but I can imagine a House seat or two shifting there with a somewhat-sane Republican as a Presidential nominee. Two here, two there, one here, three there -- it all adds up in the House.

This is an interesting point that I'd love to learn more about! Which of the 4 GOP held seats in Kansas do you expect Democrats to "shift" with a "somewhat-sane Republican" nominee?
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J. J.
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« Reply #7948 on: May 23, 2011, 09:25:52 am »

Rasmussen Obama (National)

Approve 49, u.

Disapprove 50%, u.

"Strongly Approve" is at 26%, u.  "Strongly Disapprove" is at 36%, u.

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pbrower2a
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« Reply #7949 on: May 23, 2011, 10:12:47 am »

I can't see President Obama winning Kansas except against a lunatic (he'd probably get at most 48% of the vote against someone like Romney or Pawlenty now that Huckabee is out),

Expecting a shift of "only" 13 or 15 points there? How very restrained.


1960-1964. Barry Goldwater was no a lunatic, but he got connected to extreme-sounding positions and rhetoric. But what if the Republican nominee is an honest-to-Birch nutcase who resuscitates McCarthyism against liberals?  I can just imagine Kansas choosing sober, pragmatic liberalism over some lunatic-fringe demagoguery. To say that Kansas wouldn't vote for a fascist running as a Republican is like saying that Massachusetts wouldn't vote for a Marxist running as a Democrat.    

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This is an interesting point that I'd love to learn more about! Which of the 4 GOP held seats in Kansas do you expect Democrats to "shift" with a "somewhat-sane Republican" nominee?
[/quote][/quote]

It's the aftermath of the mad proposal to privatize Medicare -- something that can't  be done except by giving the assets to some profiteering monopolist who would gut service and raise costs for captive 'policy-holders' far beyond the means of most current recipients. The Congressional GOP has bit into a political disaster.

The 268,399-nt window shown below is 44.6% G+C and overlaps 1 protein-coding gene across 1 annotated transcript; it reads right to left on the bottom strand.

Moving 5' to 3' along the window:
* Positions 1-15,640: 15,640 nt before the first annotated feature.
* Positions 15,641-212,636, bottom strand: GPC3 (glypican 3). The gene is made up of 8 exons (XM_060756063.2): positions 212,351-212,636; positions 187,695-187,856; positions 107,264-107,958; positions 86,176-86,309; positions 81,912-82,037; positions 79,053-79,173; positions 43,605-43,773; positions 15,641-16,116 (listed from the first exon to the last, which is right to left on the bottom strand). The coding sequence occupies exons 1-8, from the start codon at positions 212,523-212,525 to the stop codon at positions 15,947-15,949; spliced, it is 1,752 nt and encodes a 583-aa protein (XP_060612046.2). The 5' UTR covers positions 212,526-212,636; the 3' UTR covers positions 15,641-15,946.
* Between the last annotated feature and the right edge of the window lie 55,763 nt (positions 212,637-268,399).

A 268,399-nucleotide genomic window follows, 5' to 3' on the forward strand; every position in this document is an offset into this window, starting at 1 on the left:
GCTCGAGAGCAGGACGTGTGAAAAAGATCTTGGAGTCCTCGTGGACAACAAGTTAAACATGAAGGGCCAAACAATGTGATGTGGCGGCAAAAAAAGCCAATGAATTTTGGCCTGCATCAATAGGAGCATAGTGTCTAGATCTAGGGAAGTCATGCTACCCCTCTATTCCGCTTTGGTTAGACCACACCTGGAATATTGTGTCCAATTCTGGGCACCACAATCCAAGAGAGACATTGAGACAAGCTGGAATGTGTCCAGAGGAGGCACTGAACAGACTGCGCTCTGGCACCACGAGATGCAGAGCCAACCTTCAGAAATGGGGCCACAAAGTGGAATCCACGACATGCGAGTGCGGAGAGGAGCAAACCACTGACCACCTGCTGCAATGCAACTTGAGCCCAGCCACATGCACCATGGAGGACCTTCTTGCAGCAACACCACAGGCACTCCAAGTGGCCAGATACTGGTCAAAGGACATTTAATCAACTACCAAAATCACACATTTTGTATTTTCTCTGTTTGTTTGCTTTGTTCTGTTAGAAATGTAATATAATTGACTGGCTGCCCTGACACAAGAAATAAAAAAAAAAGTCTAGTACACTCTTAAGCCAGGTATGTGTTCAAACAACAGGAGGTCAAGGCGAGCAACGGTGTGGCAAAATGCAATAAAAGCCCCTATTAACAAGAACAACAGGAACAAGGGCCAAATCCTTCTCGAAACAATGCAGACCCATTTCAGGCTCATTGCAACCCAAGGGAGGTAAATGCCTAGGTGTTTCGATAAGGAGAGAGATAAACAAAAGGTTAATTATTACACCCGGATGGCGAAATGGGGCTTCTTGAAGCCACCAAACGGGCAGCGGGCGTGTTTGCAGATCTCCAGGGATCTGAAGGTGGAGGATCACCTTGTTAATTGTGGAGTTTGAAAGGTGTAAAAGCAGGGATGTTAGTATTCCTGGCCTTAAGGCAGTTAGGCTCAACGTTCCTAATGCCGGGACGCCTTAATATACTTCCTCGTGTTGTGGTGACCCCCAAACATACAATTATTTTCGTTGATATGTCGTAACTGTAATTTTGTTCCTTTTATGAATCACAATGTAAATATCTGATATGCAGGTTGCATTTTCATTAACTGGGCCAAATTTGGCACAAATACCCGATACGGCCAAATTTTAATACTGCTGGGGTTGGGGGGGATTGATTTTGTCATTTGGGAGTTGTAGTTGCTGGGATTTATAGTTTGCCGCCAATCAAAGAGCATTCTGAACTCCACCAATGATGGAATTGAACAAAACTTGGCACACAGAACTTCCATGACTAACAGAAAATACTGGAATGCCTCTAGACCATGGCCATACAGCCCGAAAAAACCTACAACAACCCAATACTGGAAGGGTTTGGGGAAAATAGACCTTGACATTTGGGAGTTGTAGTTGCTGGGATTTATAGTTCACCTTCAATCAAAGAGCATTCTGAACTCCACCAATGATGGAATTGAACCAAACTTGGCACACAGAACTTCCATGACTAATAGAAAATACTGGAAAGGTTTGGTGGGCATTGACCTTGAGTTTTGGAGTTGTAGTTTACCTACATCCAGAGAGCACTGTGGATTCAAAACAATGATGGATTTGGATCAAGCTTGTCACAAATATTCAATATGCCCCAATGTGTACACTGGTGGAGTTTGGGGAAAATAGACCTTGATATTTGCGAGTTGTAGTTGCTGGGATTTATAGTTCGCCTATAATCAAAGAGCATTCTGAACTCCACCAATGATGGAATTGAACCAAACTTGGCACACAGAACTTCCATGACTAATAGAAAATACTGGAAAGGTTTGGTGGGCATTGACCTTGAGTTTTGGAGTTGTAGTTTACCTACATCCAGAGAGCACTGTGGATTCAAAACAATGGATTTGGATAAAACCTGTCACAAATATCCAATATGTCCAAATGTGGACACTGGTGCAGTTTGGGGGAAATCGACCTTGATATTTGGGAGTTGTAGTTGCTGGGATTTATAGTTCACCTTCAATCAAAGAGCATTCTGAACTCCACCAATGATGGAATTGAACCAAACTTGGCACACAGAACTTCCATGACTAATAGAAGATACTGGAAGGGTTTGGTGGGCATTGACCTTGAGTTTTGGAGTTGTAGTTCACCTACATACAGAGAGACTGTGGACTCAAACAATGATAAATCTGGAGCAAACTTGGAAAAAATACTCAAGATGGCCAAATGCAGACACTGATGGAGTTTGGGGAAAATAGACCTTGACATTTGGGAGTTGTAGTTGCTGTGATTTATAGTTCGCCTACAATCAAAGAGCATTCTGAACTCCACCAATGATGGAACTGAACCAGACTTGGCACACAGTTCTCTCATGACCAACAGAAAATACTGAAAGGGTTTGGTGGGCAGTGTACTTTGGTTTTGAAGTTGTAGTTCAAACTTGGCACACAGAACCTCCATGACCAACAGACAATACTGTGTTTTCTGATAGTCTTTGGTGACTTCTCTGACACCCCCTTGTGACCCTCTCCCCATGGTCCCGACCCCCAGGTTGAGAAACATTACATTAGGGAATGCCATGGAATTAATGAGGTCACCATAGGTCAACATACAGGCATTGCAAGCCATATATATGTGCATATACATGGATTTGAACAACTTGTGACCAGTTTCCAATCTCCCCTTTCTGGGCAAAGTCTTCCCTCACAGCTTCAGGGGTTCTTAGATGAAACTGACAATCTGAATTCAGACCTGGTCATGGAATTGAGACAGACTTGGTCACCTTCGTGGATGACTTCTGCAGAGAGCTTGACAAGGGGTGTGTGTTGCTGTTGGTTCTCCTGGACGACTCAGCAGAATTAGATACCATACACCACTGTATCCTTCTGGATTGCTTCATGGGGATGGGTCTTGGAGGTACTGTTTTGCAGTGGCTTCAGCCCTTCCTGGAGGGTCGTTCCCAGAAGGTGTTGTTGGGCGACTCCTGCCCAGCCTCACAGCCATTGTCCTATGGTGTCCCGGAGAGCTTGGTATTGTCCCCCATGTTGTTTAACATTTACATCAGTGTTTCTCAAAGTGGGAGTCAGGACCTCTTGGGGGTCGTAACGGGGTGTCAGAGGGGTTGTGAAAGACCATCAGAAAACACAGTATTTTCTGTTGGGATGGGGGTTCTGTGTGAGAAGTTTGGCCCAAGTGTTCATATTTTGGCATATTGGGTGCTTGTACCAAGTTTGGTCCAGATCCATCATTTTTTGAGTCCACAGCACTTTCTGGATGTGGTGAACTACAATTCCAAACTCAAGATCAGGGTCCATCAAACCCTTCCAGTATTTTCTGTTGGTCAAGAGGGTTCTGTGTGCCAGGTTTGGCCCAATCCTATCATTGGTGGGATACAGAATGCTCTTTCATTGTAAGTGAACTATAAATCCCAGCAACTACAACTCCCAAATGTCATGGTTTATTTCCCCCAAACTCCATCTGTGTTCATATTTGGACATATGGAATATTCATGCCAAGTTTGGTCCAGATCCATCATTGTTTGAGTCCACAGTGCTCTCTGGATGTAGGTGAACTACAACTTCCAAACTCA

Medicare is a prime example of a 'socialist' program that not only works better than private business could ever do for efficacy and cost, and that has the trust of people who consider themselves 'conservatives' on many other issues. Say what you want about government-run bureaucracies, but they seem to to run far better than cartels and trusts designed solely to fleece clients. Privatization of government programs to allow competition as an alternative to hide-bound bureaucracies makes sense. Privatization of the public sector on behalf of crony capitalists is a disaster for all but the would-be crony capitalists.

...Kansas has four Congressional representatives, all Republicans. For even one of them to be defeated -- a possibility if the Republicans can't backtrack fast enough on privatization of Medicare would be a symptom of a loss of the House. But remember -- GOP extremism is better defined in the House of Representatives than among some former and current Governors who have no ties to the current House. "One here, one there, two here, three there" is more a reference to states much less R-leaning than Kansas, where Republicans made House gains in 2010... like Pennsylvania, Virginia, New Hampshire, Ohio, Florida, and Michigan. Maybe Georgia and Missouri as well.

The Democrats have a better chance of winning the two House seats of Republicans in New Hampshire than one in Kansas... but it would take 'only' 27 House seats to shift from R to D for the Democrats to regain the House, and Kansas might be one of those states in which Republicans do not lose a House seat when 30 lose theirs. 

Barry Goldwater may have said:

"I would remind you that extremism in the defense of liberty is no vice. And let me remind you also that moderation in the pursuit of justice is no virtue."

But I would remind you that political extremism in the pursuit of profit is a vice, and laxity in the defense of the most helpless is no virtue.